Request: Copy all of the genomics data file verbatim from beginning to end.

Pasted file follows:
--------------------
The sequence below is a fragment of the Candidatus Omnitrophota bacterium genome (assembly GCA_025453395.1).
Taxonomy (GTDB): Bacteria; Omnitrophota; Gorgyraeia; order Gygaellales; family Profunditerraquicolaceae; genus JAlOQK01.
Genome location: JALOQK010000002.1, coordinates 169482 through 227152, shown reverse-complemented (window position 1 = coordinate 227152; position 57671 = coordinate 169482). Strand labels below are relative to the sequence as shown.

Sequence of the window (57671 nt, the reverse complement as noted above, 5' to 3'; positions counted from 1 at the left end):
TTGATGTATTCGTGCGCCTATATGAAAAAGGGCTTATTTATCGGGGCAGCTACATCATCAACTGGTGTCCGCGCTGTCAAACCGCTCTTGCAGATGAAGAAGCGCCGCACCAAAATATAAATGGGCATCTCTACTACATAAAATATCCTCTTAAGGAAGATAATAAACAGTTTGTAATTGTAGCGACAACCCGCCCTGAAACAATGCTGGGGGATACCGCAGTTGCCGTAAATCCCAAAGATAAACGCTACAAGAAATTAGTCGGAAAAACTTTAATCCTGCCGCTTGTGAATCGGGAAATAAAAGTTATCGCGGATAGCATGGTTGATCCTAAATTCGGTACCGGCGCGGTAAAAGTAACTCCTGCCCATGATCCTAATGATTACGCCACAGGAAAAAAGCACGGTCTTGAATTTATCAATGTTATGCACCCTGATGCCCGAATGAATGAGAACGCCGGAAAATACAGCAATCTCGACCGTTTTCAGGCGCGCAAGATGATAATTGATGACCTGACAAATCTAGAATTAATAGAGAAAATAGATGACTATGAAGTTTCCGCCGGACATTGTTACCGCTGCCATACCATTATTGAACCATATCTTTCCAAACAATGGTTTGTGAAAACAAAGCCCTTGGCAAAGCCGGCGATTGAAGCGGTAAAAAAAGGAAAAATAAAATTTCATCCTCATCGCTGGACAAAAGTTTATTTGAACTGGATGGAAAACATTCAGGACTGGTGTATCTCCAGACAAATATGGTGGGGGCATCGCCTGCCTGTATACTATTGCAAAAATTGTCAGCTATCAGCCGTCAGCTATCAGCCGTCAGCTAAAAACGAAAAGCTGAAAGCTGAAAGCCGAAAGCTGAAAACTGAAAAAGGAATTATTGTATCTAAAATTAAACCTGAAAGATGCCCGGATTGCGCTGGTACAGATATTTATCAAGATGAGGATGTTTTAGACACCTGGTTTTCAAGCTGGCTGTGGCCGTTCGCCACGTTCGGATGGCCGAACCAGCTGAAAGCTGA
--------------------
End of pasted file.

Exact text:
The sequence below is a fragment of the Candidatus Omnitrophota bacterium genome (assembly GCA_025453395.1).
Taxonomy (GTDB): Bacteria; Omnitrophota; Gorgyraeia; order Gygaellales; family Profunditerraquicolaceae; genus JAlOQK01.
Genome location: JALOQK010000002.1, coordinates 169482 through 227152, shown reverse-complemented (window position 1 = coordinate 227152; position 57671 = coordinate 169482). Strand labels below are relative to the sequence as shown.

Sequence of the window (57671 nt, the reverse complement as noted above, 5' to 3'; positions counted from 1 at the left end):
TTGATGTATTCGTGCGCCTATATGAAAAAGGGCTTATTTATCGGGGCAGCTACATCATCAACTGGTGTCCGCGCTGTCAAACCGCTCTTGCAGATGAAGAAGCGCCGCACCAAAATATAAATGGGCATCTCTACTACATAAAATATCCTCTTAAGGAAGATAATAAACAGTTTGTAATTGTAGCGACAACCCGCCCTGAAACAATGCTGGGGGATACCGCAGTTGCCGTAAATCCCAAAGATAAACGCTACAAGAAATTAGTCGGAAAAACTTTAATCCTGCCGCTTGTGAATCGGGAAATAAAAGTTATCGCGGATAGCATGGTTGATCCTAAATTCGGTACCGGCGCGGTAAAAGTAACTCCTGCCCATGATCCTAATGATTACGCCACAGGAAAAAAGCACGGTCTTGAATTTATCAATGTTATGCACCCTGATGCCCGAATGAATGAGAACGCCGGAAAATACAGCAATCTCGACCGTTTTCAGGCGCGCAAGATGATAATTGATGACCTGACAAATCTAGAATTAATAGAGAAAATAGATGACTATGAAGTTTCCGCCGGACATTGTTACCGCTGCCATACCATTATTGAACCATATCTTTCCAAACAATGGTTTGTGAAAACAAAGCCCTTGGCAAAGCCGGCGATTGAAGCGGTAAAAAAAGGAAAAATAAAATTTCATCCTCATCGCTGGACAAAAGTTTATTTGAACTGGATGGAAAACATTCAGGACTGGTGTATCTCCAGACAAATATGGTGGGGGCATCGCCTGCCTGTATACTATTGCAAAAATTGTCAGCTATCAGCCGTCAGCTATCAGCCGTCAGCTAAAAACGAAAAGCTGAAAGCTGAAAGCCGAAAGCTGAAAACTGAAAAAGGAATTATTGTATCTAAAATTAAACCTGAAAGATGCCCGGATTGCGCTGGTACAGATATTTATCAAGATGAGGATGTTTTAGACACCTGGTTTTCAAGCTGGCTGTGGCCGTTCGCCACGTTCGGATGGCCGAACCAGCTGAAAGCTGA